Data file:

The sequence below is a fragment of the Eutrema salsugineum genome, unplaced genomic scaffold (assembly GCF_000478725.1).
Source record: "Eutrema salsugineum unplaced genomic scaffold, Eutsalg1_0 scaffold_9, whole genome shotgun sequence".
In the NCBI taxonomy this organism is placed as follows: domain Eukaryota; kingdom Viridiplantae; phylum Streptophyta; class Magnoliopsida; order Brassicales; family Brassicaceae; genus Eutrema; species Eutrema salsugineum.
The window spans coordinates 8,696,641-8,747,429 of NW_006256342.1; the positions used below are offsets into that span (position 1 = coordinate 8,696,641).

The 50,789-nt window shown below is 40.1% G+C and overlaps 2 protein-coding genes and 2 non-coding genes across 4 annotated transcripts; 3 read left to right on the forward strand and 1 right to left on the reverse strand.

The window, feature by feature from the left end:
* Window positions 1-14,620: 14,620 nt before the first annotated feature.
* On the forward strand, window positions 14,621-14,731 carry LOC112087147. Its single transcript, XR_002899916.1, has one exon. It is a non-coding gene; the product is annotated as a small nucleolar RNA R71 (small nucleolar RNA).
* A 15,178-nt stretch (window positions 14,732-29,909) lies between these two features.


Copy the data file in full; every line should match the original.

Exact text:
The sequence below is a fragment of the Eutrema salsugineum genome, unplaced genomic scaffold (assembly GCF_000478725.1).
Source record: "Eutrema salsugineum unplaced genomic scaffold, Eutsalg1_0 scaffold_9, whole genome shotgun sequence".
In the NCBI taxonomy this organism is placed as follows: domain Eukaryota; kingdom Viridiplantae; phylum Streptophyta; class Magnoliopsida; order Brassicales; family Brassicaceae; genus Eutrema; species Eutrema salsugineum.
The window spans coordinates 8,696,641-8,747,429 of NW_006256342.1; the positions used below are offsets into that span (position 1 = coordinate 8,696,641).

The 50,789-nt window shown below is 40.1% G+C and overlaps 2 protein-coding genes and 2 non-coding genes across 4 annotated transcripts; 3 read left to right on the forward strand and 1 right to left on the reverse strand.

The window, feature by feature from the left end:
* Window positions 1-14,620: 14,620 nt before the first annotated feature.
* On the forward strand, window positions 14,621-14,731 carry LOC112087147. Its single transcript, XR_002899916.1, has one exon. It is a non-coding gene; the product is annotated as a small nucleolar RNA R71 (small nucleolar RNA).
* A 15,178-nt stretch (window positions 14,732-29,909) lies between these two features.